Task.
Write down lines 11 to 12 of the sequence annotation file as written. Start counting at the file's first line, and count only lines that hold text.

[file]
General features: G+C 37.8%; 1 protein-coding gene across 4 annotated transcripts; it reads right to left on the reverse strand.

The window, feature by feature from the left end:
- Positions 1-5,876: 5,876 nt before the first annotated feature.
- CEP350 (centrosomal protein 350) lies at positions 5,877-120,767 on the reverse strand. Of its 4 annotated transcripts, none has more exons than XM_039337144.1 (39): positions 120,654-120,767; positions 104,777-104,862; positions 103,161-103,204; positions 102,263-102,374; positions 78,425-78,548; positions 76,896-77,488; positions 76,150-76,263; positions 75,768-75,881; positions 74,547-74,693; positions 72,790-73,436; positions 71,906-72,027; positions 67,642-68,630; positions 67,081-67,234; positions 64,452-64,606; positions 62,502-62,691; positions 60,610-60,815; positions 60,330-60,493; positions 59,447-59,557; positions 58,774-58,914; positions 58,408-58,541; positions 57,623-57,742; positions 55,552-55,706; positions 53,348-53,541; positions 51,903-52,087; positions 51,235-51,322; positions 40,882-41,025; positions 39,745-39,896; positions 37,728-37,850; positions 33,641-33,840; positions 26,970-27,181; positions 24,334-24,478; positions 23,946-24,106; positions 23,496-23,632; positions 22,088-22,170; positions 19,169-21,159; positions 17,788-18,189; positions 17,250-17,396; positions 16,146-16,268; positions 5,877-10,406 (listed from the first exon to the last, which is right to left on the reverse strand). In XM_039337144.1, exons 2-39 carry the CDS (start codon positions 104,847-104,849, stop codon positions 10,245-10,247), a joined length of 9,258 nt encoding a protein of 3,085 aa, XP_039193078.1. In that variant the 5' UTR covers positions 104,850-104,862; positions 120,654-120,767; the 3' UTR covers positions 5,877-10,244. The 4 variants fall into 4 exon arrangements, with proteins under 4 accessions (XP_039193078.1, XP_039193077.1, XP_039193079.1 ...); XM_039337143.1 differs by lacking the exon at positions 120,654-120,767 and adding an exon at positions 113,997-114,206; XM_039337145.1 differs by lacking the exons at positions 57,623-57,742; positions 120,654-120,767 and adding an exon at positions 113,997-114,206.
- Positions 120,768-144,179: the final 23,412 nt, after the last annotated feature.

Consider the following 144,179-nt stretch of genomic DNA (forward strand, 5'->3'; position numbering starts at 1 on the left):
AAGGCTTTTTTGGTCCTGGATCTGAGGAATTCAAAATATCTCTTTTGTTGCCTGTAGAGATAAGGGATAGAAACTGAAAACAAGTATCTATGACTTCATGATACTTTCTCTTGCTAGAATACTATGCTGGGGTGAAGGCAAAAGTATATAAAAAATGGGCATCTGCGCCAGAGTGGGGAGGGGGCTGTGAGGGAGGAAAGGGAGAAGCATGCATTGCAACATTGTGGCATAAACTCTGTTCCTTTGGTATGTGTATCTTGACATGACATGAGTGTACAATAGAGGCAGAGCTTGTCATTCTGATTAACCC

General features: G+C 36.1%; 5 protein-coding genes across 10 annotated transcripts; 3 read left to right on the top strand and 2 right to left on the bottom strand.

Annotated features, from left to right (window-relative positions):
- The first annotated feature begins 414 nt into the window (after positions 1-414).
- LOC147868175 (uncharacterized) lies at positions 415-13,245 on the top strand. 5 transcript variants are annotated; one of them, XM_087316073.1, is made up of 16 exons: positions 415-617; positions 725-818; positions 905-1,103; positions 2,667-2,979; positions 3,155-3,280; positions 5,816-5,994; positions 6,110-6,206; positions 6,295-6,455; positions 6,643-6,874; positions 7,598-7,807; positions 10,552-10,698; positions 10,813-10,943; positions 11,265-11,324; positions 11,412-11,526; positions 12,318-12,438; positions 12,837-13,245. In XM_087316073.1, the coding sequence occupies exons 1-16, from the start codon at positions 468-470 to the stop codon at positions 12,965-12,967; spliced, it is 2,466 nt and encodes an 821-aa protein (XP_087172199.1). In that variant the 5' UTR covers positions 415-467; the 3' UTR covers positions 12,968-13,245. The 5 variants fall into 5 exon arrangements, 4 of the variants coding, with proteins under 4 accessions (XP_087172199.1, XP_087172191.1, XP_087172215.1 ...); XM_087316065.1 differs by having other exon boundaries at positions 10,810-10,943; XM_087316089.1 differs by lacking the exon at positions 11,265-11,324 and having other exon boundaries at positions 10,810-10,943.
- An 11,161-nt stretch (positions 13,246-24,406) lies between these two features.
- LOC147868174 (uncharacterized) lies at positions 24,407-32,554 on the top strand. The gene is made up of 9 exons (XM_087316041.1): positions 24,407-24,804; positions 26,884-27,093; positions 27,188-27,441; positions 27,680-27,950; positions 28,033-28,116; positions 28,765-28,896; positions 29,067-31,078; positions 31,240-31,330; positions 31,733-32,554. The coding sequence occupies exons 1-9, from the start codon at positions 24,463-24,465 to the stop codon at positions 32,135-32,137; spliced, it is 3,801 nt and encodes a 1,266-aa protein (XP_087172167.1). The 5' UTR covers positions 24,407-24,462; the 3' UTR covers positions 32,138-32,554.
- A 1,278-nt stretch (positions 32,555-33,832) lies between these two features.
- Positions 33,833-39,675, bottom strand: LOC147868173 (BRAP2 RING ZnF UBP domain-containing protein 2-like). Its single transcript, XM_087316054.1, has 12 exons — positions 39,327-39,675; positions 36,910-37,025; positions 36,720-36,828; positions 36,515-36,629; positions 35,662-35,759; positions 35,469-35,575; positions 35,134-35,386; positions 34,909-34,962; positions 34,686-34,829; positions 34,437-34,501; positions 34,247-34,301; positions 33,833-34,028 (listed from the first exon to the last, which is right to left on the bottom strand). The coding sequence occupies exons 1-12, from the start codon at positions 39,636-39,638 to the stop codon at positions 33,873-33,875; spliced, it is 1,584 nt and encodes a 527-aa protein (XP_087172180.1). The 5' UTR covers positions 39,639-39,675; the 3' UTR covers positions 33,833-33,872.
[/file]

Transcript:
- LOC147868175 (uncharacterized) lies at positions 415-13,245 on the top strand. 5 transcript variants are annotated; one of them, XM_087316073.1, is made up of 16 exons: positions 415-617; positions 725-818; positions 905-1,103; positions 2,667-2,979; positions 3,155-3,280; positions 5,816-5,994; positions 6,110-6,206; positions 6,295-6,455; positions 6,643-6,874; positions 7,598-7,807; positions 10,552-10,698; positions 10,813-10,943; positions 11,265-11,324; positions 11,412-11,526; positions 12,318-12,438; positions 12,837-13,245. In XM_087316073.1, the coding sequence occupies exons 1-16, from the start codon at positions 468-470 to the stop codon at positions 12,965-12,967; spliced, it is 2,466 nt and encodes an 821-aa protein (XP_087172199.1). In that variant the 5' UTR covers positions 415-467; the 3' UTR covers positions 12,968-13,245. The 5 variants fall into 5 exon arrangements, 4 of the variants coding, with proteins under 4 accessions (XP_087172199.1, XP_087172191.1, XP_087172215.1 ...); XM_087316065.1 differs by having other exon boundaries at positions 10,810-10,943; XM_087316089.1 differs by lacking the exon at positions 11,265-11,324 and having other exon boundaries at positions 10,810-10,943.
- An 11,161-nt stretch (positions 13,246-24,406) lies between these two features.